Creating a sustainable Blue Economy is the defining challenge of the Baltic Sea Region. We need to raise the bar on our collective ambitions — in government, civil society, and the private sector. That is why WWF, in its report All Hands on Deck
, is calling for the adoption of a new set of Principles for a Sustainable Blue Economy
as the region’s chart to a prosperous future.
Imagine a Blue Economy
that actually helps bring the Baltic Sea back to health, by fitting within the boundaries of the sea’s ecosystems, accelerating the adoption of clean technologies and renewable energy, and creating circular material flows. Imagine that this process creates new jobs and economic opportunities. Imagine that every possible stakeholder gets involved, including government, business, academia, civil society groups, and individual citizens.
We believe this vision is achievable – and worth the effort
. In pure economic terms, we know that creating a sustainable Blue Economy will provide thousands of new jobs and billions in additional income, and that citizens around the Baltic Sea are willing to make the necessary investment to restore the Baltic Sea back to health.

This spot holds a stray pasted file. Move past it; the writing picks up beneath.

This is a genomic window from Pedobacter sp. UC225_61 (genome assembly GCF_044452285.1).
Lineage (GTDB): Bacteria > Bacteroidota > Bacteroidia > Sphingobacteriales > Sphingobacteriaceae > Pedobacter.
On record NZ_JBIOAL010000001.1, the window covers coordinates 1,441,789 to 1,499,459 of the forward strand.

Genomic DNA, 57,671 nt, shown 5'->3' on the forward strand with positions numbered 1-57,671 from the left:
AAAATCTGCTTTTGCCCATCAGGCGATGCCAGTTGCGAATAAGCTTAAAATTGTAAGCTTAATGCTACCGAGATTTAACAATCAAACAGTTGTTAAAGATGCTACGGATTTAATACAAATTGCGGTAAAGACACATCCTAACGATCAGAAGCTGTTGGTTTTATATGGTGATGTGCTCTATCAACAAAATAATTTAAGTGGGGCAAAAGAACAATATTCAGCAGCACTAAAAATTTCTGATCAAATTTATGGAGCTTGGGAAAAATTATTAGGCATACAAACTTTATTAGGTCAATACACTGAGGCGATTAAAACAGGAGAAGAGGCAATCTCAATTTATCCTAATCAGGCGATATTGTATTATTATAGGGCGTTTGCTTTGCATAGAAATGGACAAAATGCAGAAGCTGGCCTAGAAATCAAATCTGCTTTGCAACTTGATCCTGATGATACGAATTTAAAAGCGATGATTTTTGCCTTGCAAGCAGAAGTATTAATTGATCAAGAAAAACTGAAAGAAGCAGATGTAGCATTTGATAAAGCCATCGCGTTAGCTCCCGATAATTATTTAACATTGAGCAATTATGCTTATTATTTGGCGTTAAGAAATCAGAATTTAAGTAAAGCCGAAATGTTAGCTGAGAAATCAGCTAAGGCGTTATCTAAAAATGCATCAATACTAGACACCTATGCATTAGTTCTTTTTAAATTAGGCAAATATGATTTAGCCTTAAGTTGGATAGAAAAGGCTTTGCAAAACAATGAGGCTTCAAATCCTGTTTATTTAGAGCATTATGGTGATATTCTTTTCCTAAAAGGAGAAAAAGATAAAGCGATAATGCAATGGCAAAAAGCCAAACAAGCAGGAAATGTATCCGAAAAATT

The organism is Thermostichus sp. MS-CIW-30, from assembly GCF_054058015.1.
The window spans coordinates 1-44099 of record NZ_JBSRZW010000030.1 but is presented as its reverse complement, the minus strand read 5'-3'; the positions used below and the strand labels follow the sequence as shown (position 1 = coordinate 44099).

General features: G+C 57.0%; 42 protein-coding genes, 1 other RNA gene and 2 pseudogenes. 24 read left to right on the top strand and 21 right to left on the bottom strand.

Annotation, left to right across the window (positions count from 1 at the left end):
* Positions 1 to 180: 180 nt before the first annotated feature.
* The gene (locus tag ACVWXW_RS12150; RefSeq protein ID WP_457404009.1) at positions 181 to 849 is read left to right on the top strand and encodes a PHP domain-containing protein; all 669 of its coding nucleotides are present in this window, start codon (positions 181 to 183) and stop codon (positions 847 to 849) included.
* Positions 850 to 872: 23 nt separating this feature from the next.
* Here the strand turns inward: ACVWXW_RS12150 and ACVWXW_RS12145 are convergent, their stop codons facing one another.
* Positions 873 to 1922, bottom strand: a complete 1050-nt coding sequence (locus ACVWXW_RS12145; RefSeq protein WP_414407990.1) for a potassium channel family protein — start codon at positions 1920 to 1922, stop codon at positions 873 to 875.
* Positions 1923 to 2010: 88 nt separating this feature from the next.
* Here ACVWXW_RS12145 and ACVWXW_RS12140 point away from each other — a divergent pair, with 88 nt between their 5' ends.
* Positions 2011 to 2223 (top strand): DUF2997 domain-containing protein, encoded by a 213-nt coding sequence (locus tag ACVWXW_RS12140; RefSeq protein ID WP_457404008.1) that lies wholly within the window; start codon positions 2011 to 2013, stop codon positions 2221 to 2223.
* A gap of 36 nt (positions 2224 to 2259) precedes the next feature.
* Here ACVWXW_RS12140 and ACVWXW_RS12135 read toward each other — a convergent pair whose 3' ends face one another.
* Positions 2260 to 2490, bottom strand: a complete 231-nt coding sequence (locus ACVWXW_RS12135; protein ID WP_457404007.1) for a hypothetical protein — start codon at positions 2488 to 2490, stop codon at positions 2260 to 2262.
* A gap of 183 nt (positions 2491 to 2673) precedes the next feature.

We believe that adoption of the Principles for a Sustainable Blue Economy
leads to a number of specific actions that need to be taken. Once we are clear about what a sustainable Blue Economy looks like, we then need to set clear goals and targets that align with that vision. We also need to transform these goals and targets into concrete actions, within and across economic sectors, and along entire value chains.
Truly Integrated Maritime Policies, adequate economic and legislative incentives, supportive public and private financial and investment flows, as well as successful implementation of ecosystem-based Maritime Spatial Planning are all important means to help us get there.
Last but not least
, the Blue Economy can only be sustainable when we also succeed in creating a sustainable economy on land – that is, an economy that restores, protects and maintains diverse, productive and resilience ecosystems, and that is based on clean technologies, renewable energy, and circular material flows.
WWF urges public, private and civil society actors
to use the Principles for a Sustainable Blue Economy
as a lens through which to define what a sustainable Blue Economy in the Baltic Sea region is; assess whether our actions are taking us in the right direction; and set sail for a more prosperous future, for people and nature alike.
We need to change course - it’s time for “all hands on deck!”